Heaven As Nothing but Distance
Maybe it was enough to believe
the Zodiac’s blazing entirety
would be cast from the sky,
an effortless handful of salt

scattered to the Kansas plains’
red wheat. Out West,
souls every day were shedding
their Earthly inheritance—the refused

histories of cause and effect,
blight, hunger with a trace
of Santa Fe Railway coal
dusting grocers’ displays—

and so my grandfather, too,
who, having left Topeka
for Los Angeles’s early sprawl,
exits the train station’s dim

into day’s white flash,
takes one step onto his upturned
apple crate, a new Bible
in his palm, and he begins

to explain why all things are fire,
what it is that makes you ache
awake, and why this must
be so. Once, on a gritty

city beach in California—flies,
stinking strands of kelp
rotting, Styrofoam—he
and I sat watching a gull choir

first eyeball, then swoop,
then peck, almost in unison,
something tangled in a blue tarp
washed-in above the tide-pull.

A drowning victim, maybe.
A vagrant. And though unable
to see what was there, when he
put his hand in mine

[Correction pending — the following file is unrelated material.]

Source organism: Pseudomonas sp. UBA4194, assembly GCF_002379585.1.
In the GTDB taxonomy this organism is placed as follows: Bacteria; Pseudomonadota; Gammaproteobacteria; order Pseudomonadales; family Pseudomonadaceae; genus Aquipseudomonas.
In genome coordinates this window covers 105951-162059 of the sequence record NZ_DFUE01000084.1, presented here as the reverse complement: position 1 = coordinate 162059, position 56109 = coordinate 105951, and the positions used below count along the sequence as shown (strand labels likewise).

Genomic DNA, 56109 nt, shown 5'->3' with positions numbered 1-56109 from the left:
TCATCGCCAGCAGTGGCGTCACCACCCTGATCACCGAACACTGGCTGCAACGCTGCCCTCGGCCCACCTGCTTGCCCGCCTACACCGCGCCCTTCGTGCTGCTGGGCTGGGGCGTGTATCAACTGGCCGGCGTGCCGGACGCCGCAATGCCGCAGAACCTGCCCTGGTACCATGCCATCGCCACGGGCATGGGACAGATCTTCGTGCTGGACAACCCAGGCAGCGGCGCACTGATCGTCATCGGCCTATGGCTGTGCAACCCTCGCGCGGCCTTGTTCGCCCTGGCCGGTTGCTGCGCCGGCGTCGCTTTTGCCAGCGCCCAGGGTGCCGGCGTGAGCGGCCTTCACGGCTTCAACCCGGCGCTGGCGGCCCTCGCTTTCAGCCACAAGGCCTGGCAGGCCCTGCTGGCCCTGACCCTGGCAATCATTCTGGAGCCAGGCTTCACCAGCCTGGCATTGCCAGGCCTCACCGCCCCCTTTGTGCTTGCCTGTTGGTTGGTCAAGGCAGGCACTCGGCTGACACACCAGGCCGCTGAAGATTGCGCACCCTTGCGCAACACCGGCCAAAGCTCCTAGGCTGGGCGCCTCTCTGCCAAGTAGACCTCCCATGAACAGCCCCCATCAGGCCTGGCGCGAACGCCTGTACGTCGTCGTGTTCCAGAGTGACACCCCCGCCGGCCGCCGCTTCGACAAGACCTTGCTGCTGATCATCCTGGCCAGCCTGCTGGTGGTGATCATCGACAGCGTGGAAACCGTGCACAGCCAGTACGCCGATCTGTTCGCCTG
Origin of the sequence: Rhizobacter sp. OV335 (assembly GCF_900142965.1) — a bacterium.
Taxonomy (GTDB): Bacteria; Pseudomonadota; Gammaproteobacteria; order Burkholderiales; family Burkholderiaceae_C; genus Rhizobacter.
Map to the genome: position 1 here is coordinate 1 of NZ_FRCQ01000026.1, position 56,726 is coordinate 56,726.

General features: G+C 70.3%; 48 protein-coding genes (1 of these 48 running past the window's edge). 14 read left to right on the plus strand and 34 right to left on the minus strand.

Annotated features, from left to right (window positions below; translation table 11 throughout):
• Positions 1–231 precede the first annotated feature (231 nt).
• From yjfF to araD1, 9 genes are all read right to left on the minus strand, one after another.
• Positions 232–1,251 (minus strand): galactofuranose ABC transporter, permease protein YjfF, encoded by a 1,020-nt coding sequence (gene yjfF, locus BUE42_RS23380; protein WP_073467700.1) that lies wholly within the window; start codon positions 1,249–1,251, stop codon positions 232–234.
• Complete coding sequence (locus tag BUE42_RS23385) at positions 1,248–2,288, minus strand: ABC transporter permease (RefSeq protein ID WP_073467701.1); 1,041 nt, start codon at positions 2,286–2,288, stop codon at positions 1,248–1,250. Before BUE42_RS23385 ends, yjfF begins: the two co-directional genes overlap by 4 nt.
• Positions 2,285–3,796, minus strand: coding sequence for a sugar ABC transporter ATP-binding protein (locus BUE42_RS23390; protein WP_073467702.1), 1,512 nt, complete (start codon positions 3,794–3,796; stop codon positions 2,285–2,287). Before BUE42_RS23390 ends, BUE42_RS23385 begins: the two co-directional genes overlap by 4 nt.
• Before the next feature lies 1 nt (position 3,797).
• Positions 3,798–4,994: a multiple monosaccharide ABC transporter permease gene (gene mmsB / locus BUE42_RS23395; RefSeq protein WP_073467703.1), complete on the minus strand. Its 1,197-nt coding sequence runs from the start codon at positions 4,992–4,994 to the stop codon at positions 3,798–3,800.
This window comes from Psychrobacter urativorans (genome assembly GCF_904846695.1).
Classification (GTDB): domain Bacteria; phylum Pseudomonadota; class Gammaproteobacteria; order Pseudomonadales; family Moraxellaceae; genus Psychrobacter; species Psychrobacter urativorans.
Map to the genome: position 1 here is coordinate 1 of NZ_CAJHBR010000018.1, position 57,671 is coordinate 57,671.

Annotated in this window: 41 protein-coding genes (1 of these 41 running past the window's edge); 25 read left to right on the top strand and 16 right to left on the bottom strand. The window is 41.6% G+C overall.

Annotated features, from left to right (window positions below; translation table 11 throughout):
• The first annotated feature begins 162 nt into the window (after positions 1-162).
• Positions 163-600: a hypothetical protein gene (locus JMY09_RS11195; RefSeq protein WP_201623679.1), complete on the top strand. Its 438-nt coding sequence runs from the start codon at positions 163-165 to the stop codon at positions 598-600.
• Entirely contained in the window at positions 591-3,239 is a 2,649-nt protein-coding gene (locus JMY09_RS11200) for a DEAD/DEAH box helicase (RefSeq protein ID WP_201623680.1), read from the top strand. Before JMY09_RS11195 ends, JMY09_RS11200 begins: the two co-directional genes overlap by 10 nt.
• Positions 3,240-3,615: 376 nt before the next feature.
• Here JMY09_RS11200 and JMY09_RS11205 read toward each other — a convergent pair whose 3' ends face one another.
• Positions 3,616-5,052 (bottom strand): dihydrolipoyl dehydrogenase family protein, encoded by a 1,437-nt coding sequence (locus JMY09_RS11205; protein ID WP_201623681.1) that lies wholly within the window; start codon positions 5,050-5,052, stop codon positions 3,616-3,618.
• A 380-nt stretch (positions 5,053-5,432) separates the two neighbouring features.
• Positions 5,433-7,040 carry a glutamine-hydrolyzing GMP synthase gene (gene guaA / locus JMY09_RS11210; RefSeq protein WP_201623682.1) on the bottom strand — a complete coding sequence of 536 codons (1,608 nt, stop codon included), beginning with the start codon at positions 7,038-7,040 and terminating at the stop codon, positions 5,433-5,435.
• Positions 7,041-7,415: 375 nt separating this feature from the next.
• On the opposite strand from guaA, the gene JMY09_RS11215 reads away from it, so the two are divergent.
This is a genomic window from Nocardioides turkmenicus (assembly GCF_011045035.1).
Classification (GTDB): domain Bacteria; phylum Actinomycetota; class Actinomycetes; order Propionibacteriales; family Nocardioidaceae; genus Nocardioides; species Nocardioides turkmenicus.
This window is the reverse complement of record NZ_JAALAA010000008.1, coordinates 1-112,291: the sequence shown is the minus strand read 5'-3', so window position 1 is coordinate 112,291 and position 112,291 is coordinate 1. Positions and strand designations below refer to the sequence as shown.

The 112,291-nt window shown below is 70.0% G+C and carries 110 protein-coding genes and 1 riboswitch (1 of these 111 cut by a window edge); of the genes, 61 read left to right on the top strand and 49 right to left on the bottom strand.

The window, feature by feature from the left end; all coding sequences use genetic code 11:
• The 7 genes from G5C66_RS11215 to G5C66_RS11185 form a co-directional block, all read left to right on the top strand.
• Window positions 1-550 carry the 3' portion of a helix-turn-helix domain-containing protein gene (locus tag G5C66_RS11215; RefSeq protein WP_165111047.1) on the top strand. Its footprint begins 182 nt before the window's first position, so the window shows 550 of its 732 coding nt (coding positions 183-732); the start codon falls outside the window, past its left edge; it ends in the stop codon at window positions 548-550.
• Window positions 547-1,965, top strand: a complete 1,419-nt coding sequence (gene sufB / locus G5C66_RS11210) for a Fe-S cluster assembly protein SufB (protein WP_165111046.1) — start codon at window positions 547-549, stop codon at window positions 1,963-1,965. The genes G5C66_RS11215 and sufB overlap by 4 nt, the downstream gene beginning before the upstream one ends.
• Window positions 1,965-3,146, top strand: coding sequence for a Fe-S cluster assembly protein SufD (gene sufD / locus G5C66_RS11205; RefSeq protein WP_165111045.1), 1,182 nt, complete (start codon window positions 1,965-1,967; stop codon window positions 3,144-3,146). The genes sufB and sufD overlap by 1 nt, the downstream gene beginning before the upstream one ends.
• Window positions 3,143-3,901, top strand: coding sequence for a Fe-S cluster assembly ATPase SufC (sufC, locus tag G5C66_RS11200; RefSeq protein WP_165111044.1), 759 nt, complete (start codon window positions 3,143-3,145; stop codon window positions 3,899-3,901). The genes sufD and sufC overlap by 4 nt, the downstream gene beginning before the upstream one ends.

I could not have even counted
all the things I wished
to believe in, and which would still
be true if what I remembered

was the sound of the waves landing,
but now there is only the lungless
hot breath of L.A.
on my cheek, the cries of gulls,

their wings ruffling into flight.
The night after his memorial,
someone dug a hole into
Kansas silt loam, dropped

into it the plastic baggie
with his ashen remains.
Nothing then but distance in every
direction. Above us, a satellite’s

beacon begged the horizon
for home, the heavens’ scales
measured the darkness, and that’s all.


Joshua Robbins is a PhD candidate in English at the University of Tennessee where he teaches poetry and fiction writing, and serves as Editor for Grist: The Journal for Writers. His awards include the James Wright Poetry Award, the New South Prize, as well as multiple Pushcart Prize nominations. His work appears in Best New Poets, Mid-American ReviewThird CoastHayden’s Ferry ReviewVerse DailyCopper NickelSouthern Poetry Review, and elsewhere.